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June 16, 2004

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Publication Date: Wednesday, June 16, 2004

Woodside adds programs, avoids red ink in $5.2 million budget Woodside adds programs, avoids red ink in $5.2 million budget (June 16, 2004)

By Andrea Gemmet
Almanac Staff Writer

In an era of tightened belts, looming layoffs and slashed services, the town of Woodside remains a fiscal oasis.

The town's $5.2 million budget for the coming fiscal year is balanced with a small surplus, and includes $179,000 in new programs added to the two-year budget originally approved by the council last June.

The fiscal year beginning July 1 is the second year of Woodside's two-year budget cycle.

"We're extremely fortunate to have such an adept money manager," said Councilwoman Carroll Ann Hodges.

Based on conservative revenue assumptions, the 2004-05 fiscal budget doesn't tap into any of Woodside's reserves, according to Town Manager Susan George.

"We will still end the year about $22,000 in the black and with reserves of a little more than $1.5 million in the bank. We're in good shape and I don't see anything on the horizon to change that," Ms. George said.

Two major additions to the 2004-05 budget are $30,000 to clear brush and debris from roadsides to reduce fire danger and a $25,000 review of the town's fee schedule.

Ms. George explained to the Town Council at the June 8 meeting that the existing fee schedule has not been updated in 10 years, and the town may be charging too much money in some cases, and not enough in others. Fees include charges for planning and engineering reviews and permit processing. The town is allowed to recover its costs, but not to use fees to raise revenue.

Building plans could get a speedier trip through Woodside's engineering services, following a $25,000 audit of its management and organization included in the budget. The audit is intended to identify improvements, streamline requirements for submittals, and check for any unclear language in the municipal code that needs to be cleaned up, she said. She gets periodic comments about how long it takes for projects to go through the engineering process, and comments from the engineering staff saying it's not always clear what needs to be looked at, Ms. George said.

Other additions to the budget include a $5,000 pilot project for private security patrols of town-controlled lands, such as Kite Hill, and $3,000 for the Woodside Bicycle Committee to host a family bike-riding event, add cycling-related content to the town's Web site, and purchase an official banner to hoist at community events.

Ms. George said the private security patrols are intended to address problems that include off-roading and fire hazards from illicit gatherings of people smoking.

The budget also incorporates a two-year, $2.6 million road program, with $1.2 million earmarked in 2004-05 for road rehabilitation, drainage and other maintenance programs. Among the biggest projects are work on Kings Mountain Road, and repair of a major landslide on Summit Springs Road.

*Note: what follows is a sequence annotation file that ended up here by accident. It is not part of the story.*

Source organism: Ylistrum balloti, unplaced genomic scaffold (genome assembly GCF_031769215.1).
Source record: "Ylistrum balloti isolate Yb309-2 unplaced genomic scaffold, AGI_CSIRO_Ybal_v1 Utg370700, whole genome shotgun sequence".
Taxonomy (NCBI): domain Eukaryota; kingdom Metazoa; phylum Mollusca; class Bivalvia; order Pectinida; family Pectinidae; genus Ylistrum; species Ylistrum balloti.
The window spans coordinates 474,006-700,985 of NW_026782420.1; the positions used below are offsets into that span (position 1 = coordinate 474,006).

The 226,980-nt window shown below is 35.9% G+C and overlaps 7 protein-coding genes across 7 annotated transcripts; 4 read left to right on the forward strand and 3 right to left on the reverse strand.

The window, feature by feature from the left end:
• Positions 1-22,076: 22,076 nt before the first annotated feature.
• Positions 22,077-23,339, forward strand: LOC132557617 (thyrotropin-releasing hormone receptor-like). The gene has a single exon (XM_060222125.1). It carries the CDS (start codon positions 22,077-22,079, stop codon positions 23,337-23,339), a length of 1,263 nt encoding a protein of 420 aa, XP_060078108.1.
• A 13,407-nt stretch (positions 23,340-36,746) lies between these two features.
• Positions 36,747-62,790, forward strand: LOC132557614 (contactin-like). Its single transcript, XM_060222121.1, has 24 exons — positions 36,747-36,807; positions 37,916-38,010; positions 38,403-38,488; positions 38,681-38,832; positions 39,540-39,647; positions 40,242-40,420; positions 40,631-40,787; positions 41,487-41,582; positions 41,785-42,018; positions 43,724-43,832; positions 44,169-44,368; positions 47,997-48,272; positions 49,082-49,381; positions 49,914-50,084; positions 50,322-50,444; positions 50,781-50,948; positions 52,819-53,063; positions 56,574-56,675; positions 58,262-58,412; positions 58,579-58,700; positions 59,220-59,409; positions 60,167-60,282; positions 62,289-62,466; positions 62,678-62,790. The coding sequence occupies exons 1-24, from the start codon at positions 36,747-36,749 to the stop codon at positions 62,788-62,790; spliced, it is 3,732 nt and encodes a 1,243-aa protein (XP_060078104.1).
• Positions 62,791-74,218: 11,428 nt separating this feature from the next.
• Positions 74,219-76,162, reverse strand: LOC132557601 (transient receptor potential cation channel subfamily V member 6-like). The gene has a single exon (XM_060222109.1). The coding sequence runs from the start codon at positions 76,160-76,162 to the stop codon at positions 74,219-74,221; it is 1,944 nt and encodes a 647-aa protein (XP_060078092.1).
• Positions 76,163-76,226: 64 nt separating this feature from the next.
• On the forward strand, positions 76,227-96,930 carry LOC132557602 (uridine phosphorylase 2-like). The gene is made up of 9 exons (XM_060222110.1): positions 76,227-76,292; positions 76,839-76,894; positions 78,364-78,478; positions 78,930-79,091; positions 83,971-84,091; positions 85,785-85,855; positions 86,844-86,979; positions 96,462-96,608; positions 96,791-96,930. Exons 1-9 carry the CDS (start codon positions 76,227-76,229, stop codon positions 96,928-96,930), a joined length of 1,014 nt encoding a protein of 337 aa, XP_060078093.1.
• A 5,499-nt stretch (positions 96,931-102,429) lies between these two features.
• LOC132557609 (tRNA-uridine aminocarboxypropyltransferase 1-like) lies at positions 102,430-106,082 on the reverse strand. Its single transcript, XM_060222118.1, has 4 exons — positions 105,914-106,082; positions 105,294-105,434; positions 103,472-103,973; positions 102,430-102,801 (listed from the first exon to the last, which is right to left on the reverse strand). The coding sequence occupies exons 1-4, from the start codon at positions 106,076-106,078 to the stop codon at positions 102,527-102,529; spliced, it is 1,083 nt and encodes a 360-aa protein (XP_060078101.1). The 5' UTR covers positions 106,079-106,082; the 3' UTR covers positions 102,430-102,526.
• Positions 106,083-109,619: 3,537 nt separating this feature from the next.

Not in the budget is the town's annual $5,000 contribution to CERPP, the emergency response program run by residents of the Woodside Fire Protection District. Since the group has not drafted a budget for the coming fiscal year, and has over $33,000 in its treasury, Ms. George recommended the council wait for specific budget requests from the organization rather than make automatic contributions each year.

"I think CERPP is due for an infusion of some new leadership," Ms. George said when asked by council members how the organization was doing.

Funding for consulting firm Page & Turnbull to draft a historic preservation element for the town's general plan will probably roll over into the following year's budget, because the process hasn't started yet and will take more than a year to complete.

There are no major surprises on the revenue side of the budget picture, according to Ms. George. Dwindling sales-tax revenue seems to have hit bottom, and she is predicting it will hold steady, but not increase significantly.

The deal struck between local governments and Gov. Arnold Schwarzenegger to shore up the faltering state budget means that Woodside will lose about $78,000 in revenues in fiscal year 2004-05 and again in 2005-06, she said.

Under the deal, which still must be approved by the state Legislature, Woodside is owed about $98,000 in unpaid vehicle license fees from the current fiscal year that is supposed to be repaid in the fiscal year beginning July 1, 2006. However, Ms. George said she did not factor that repayment into her five-year outlook for the town because Woodside's financial management policy "dictates that revenues not be budgeted unless there is reasonable certainty that they will be received."

A bit of a cynic when it comes to the state's fiscal shenanigans, Ms. George told council in the introduction to the budget: "Perhaps the Governor is shrewd enough and popular enough to know how to craft a workable blend of budget deals that will get the state through the next two years. Perhaps there really is a tooth fairy."

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